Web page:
Suits may be back, but it’s a whole new ballgame with Mike gone from Pearson Specter. The dynamic duo of Harvey and Mike will be tested when they don’t see eye-to-eye on their new business relationship.
I spoke with Suits creator and executive producer, Aaron Korsh, about the decision to have Mike leave the firm, whether he’ll ever come back and how Harvey and Mike’s relationship will change going forward. Read on for edited excerpts of our conversation.
After making the decision to have Mike leave Pearson Specter, did you find it to be a challenge to move forward?
I thought it was a big challenge. I didn’t want to have him get offered the job unless he was going to take the job, so we almost weren’t going to do it, because if he leaves what are we going to do. I tasked the writers to come up with enough good story to have if Mike left the firm to last a long time. I didn’t want him to leave and come right back. They felt comfortable that there was enough story to be had if he left.
The seeds to them feeling comfortable was this notion that Mike might be leaving as a lawyer, but still will be a client of the firm. That way he can still be involved in our show and still feel like Suits. Later when they pitched me the individual stories I didn’t spark to them and somehow we kinda wrenched on to this hostile takeover.
With Mike’s new job, how is that going to change the dynamic between Harvey and Mike. It’s no longer mentor-mentee.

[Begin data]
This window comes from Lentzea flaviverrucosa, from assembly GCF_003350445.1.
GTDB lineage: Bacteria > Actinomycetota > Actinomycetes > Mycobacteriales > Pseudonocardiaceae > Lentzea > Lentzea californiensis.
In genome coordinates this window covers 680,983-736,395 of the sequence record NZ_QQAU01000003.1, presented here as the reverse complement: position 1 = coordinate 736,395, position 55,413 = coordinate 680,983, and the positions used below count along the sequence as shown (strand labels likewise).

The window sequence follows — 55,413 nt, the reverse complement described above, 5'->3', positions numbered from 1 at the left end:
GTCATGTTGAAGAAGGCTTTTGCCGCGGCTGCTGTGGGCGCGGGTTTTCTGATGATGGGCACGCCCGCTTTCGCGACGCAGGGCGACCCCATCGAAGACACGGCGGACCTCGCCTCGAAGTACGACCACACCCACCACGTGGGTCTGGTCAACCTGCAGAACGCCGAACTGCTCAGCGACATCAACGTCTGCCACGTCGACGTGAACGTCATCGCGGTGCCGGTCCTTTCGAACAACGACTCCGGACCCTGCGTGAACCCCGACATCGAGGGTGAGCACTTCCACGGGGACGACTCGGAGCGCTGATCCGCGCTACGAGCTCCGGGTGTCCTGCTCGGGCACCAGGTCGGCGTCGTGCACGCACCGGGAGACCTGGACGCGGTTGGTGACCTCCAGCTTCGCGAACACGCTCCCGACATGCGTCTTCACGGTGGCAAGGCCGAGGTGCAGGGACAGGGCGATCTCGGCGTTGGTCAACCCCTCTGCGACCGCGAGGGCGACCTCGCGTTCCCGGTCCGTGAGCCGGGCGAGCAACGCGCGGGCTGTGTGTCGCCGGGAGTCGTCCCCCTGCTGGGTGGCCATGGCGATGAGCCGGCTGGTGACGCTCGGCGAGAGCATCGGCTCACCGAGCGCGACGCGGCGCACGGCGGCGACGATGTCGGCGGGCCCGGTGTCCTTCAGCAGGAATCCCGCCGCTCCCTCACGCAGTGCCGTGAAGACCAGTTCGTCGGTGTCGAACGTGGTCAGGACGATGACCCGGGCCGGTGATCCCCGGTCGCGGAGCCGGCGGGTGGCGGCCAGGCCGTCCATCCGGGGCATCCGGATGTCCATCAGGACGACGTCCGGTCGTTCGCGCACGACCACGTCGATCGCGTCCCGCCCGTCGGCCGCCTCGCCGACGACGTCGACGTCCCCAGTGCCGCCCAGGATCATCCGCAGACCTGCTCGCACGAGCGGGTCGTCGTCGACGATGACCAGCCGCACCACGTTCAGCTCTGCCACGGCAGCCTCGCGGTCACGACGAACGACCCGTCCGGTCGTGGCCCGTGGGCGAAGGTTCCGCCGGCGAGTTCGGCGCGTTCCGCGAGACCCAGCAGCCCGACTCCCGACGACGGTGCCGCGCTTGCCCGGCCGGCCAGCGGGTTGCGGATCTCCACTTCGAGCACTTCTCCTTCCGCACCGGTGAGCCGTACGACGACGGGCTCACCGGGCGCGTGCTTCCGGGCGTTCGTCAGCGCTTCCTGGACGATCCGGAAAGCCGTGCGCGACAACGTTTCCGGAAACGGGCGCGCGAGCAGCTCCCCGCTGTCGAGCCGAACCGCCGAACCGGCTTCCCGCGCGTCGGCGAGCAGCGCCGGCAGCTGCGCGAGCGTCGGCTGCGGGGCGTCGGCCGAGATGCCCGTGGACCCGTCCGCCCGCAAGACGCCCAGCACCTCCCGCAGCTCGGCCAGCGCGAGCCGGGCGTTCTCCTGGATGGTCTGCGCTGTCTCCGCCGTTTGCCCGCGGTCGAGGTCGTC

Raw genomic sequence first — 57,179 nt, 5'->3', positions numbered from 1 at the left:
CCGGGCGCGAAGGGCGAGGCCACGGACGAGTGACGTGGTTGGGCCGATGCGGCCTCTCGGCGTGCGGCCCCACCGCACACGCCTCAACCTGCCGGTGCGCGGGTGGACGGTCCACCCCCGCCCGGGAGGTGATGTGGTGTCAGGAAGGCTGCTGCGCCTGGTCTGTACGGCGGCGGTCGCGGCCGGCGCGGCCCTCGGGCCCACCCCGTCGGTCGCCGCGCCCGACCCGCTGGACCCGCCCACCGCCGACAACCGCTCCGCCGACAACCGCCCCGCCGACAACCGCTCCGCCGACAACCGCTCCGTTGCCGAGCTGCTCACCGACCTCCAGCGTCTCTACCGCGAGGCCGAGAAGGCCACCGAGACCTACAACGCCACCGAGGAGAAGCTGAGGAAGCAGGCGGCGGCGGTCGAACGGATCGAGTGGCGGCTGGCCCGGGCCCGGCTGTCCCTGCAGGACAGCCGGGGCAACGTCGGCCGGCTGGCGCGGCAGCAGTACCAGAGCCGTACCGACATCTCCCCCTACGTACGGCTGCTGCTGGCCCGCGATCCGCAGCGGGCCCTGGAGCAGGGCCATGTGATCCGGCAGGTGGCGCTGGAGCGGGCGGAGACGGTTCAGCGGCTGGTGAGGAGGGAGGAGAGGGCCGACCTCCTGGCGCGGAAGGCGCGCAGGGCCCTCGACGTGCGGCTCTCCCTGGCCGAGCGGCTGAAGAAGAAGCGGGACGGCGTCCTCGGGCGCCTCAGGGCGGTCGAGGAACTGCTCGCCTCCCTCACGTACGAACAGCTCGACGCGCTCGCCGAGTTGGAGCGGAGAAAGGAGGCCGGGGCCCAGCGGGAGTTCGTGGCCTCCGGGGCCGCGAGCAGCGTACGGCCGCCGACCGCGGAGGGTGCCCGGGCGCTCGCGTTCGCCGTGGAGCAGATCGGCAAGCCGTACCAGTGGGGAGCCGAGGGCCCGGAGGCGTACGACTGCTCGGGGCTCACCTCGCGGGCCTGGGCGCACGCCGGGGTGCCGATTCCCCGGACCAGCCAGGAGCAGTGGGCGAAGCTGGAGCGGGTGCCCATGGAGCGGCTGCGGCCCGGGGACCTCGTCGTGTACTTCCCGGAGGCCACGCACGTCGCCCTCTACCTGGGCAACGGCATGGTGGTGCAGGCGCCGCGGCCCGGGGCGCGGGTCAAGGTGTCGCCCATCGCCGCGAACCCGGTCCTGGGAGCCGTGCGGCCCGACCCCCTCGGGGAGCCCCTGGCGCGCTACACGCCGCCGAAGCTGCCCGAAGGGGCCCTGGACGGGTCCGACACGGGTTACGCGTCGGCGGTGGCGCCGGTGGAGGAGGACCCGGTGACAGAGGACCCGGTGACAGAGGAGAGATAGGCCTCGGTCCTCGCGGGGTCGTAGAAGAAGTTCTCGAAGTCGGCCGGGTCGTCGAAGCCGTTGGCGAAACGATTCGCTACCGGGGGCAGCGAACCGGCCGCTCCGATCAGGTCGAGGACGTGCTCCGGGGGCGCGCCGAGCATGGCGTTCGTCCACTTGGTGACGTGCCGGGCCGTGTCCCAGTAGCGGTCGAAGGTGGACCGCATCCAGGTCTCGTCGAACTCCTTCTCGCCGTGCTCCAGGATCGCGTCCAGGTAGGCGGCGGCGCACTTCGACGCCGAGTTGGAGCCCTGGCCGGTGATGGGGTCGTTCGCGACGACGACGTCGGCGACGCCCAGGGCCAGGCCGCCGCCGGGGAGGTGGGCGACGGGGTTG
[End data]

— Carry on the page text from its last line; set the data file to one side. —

I think you see in 316 that Mike’s saying that he’s Harvey’s boss. I think the truth of the matter is it’s like when all of a sudden you’ve had someone who has– I almost see it as a little brother who’s grown up and wants to show you he can do everything you can do. I think there’s that competitive nature in both of them that it’s going to start out on. The way to think about it for me is that Mike doesn’t want to be Harvey’s mentee anymore, but Harvey still views him that way. So there’s that struggle for Mike to break out and show him like I’m a grown-up metaphorically. And Harvey, his journey is to see Mike that way. That’s kind of how I see it.
With Mike being outside the law firm, do you see that being sustainable for the long haul?
A lot of times these things sort of evolve and what we think might be sustainable for a longer or shorter period of time turns out to be different than what we thought. I would use as an example, I didn’t think we would have Mike smoke pot in the series until the very end of season 1 and he smokes pot in like episode 2.
I thought Grammy was going to die at the end of season 1 and she didn’t end up dying until the end of season 2. I also definitely thought once we got Mike and Rachel together at the end of season 2, I thought there would be no way they would still be together at the end of season 3. I thought there was no way. It turns out they are.
As far as how long Mike is gone, I didn’t know how long it would be sustainable for, but I definitely didn’t want it to be for only one or two episodes. I thought that wouldn’t really be worth it, so we trying to make it last as long as we can, and then the question is: if and when he does come back to make it be credible to us at least as writers. That’s kind of our challenge of the season.
Check out a sneak peek of what’s coming up on Suits season 4.
Suits airs Wednesdays at 9pm ET on USA.
(Image and video courtesy of USA.)